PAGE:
Africa has the potential to develop future great innovations - CEO of Africa 4 Tech
The Chief Executive Officer and co-founder of Africa 4 Tech, Stéphan-Eloïse Gras has expressed great optimism about African's ability to develop future great innovations. She said this could be possible if rural areas across the continent, where more than 60% of the population currently lives, are enhanced with affordable internet connectivity.
Her comments come after a successful end to the first-ever open innovation bootcamp dubbed Africa 4 Tech, which took place in Marrakech, Morocco. The event also witnessed the announcement of Four Digital Champions who have developed digital innovative solutions in four designated fields - education, energy, health, and agriculture.
Stéphan-Eloïse Gras shared her impressions about the Africa 4 Tech bootcamp with Nana Appiah Acquaye.
What was your impression about the just ended Africa 4 Tech event?
I feel energized on the heels of our first Africa 4 Tech summit. Africa 4 Tech brought together a pan-African and international community that is designing solutions for the world's most pressing challenges in health, energy, agriculture and education.
The feedback we’ve received has been uplifting and encouraging across the boards — from corporate leaders, academics, scientists, entrepreneurs and policy-makers. They all shared knowledge and expertise with a cheerful sense of celebration. It confirms the intuition my business partner, Gilles Babinet, and I had when starting Africa 4 Tech: that the continent is the foundation for a new model of digital innovation and that we need an international platform to globalize it.
Were you satisfied with the innovations churned out at this year’s event?
We are very impressed by the high-quality of the solutions and the projects designed within a mere 48 hours by people who barely knew each other!
The 40 Young African innovators that we invited shared their skills and views with experienced managers from international corporations committed to open innovation processes, such as Sanofi, Michelin, OCP, EDF, Engie, Air Liquid, and Société Générale.
For example, we ran a health data collection workshop, in partnership with Sanofi, and it was quite unprecedented for the sector: for the first time ever, we brought together doctors, leaders from major pharmaceutical industry, data scientists and African innovators to work on diabetes management. Each team — 14 in total — embraced their challenge to deliver innovative services or projects such as Greenwings (programming drones to help reforestation), Irriconnect (a platform to train farmers on water management), a micro-grid to help a village of less than 200 houses (Tiegba in Ivory Coast), a game to help patients with sickle-cell diseases, a blockchain added to solar micro-grids to empower local communities (Elethron), and a platform to scale up and fund pan-African ed-tech. All these solutions designed at Africa 4 Tech will be showcased online on our website in a few days so stay tuned!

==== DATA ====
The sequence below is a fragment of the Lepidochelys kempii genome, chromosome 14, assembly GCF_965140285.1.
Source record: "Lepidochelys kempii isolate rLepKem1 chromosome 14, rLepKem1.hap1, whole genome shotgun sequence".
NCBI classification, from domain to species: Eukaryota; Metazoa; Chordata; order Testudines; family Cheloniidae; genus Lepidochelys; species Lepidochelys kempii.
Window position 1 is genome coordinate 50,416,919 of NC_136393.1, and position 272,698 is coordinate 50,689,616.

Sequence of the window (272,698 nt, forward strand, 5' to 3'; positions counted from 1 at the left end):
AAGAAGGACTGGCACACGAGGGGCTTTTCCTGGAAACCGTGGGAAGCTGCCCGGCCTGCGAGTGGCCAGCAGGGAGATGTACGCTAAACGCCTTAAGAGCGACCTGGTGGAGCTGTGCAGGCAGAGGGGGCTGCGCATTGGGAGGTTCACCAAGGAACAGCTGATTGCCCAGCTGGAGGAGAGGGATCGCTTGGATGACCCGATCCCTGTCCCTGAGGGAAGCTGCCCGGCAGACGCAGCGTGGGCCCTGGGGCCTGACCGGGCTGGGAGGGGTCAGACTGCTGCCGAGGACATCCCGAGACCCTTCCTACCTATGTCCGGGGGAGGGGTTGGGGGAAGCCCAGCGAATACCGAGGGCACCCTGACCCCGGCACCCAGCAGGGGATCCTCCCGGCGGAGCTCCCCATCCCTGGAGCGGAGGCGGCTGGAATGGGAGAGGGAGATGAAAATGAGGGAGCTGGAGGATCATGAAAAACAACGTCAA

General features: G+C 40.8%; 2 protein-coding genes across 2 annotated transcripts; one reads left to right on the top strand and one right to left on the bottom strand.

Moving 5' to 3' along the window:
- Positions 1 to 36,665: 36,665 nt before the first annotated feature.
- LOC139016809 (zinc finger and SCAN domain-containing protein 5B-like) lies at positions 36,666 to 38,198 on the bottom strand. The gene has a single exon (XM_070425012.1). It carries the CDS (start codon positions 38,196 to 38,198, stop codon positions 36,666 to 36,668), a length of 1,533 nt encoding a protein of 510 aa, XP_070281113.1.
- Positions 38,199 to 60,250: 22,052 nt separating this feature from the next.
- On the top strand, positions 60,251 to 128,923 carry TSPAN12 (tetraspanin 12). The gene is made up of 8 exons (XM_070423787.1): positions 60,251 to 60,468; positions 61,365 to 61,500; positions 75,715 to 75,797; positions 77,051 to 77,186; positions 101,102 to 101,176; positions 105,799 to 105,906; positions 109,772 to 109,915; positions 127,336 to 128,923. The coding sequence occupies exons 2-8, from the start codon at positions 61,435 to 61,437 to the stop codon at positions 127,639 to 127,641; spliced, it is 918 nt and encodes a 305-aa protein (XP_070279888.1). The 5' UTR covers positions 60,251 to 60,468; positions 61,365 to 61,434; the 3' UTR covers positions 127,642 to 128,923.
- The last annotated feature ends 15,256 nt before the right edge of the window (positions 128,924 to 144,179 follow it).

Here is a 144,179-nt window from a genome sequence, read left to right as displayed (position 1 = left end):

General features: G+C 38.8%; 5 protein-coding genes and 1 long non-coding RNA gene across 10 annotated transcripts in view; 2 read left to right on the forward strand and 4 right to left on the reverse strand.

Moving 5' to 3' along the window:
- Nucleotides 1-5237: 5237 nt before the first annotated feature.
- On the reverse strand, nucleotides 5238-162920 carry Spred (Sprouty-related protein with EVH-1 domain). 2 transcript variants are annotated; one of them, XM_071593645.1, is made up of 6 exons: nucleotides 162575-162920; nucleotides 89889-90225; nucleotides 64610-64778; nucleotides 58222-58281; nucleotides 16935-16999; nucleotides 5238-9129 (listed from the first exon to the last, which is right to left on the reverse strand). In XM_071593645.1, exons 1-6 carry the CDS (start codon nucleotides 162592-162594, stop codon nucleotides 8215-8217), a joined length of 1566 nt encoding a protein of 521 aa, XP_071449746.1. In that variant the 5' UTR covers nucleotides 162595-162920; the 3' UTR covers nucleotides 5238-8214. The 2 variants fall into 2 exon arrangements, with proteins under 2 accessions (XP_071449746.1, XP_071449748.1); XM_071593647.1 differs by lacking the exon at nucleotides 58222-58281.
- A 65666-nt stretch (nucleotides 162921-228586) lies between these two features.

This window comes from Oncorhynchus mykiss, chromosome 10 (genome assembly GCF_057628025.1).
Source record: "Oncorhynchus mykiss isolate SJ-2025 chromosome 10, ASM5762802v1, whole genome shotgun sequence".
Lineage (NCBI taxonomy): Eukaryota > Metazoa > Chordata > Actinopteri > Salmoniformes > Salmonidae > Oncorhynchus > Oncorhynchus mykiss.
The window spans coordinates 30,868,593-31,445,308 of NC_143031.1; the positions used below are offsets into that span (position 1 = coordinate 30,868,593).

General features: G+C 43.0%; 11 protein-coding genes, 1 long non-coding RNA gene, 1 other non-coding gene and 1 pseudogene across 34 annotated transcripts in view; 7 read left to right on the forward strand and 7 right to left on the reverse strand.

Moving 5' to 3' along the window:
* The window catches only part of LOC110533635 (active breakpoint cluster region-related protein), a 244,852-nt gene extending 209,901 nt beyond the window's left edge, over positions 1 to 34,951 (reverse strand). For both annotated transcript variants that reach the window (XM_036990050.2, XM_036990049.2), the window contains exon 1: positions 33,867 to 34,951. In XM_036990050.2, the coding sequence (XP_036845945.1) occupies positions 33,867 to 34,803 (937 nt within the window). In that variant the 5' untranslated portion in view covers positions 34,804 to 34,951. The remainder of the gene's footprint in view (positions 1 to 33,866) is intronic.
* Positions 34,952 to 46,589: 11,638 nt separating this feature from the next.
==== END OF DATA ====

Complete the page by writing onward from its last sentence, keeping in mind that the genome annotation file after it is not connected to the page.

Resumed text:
How do you intend to assist the four selected innovators so as to have their innovations benefit a large community in Africa?
Our four Digital Champions had the opportunity to present their ideas and projects at the opening of COP22 during a side event that we organized on Monday, November 7. Our goal is to give these four innovators greater international visibility by bringing them to major conferences in Africa and Europe and sharing their exciting vision with the world. We are providing mentorship to help them with their businesses and we want them to pay forward their Africa 4 Tech experience by training others and running local workshops in their communities. These are Africa 4 Tech's first ambassadors and the faces of the organization for the next year.
Do you foresee in the near future greater innovations coming out from Africa's young developers?
If you look at how many young students are learning code and embracing digital, there is no doubt that the next Albert Einstein and Elon Musk are African. Future great innovations will come from enhancing and facilitating mobile in cities, but also rural areas across Africa — where more than 60% of population currently lives.
What can be done to encourage more digital innovators on the continent?
People often say that the continent needs more venture capital or more talent, but I disagree. Organizing Africa 4 Tech has taught me that it's education and international exposure that are most critical. We need more internationally renowned scientific incubators, entrepreneurial training, and seed capital along with mentoring programs to help existing talents to scale up, become part of international innovation networks, and share their ideas globally.
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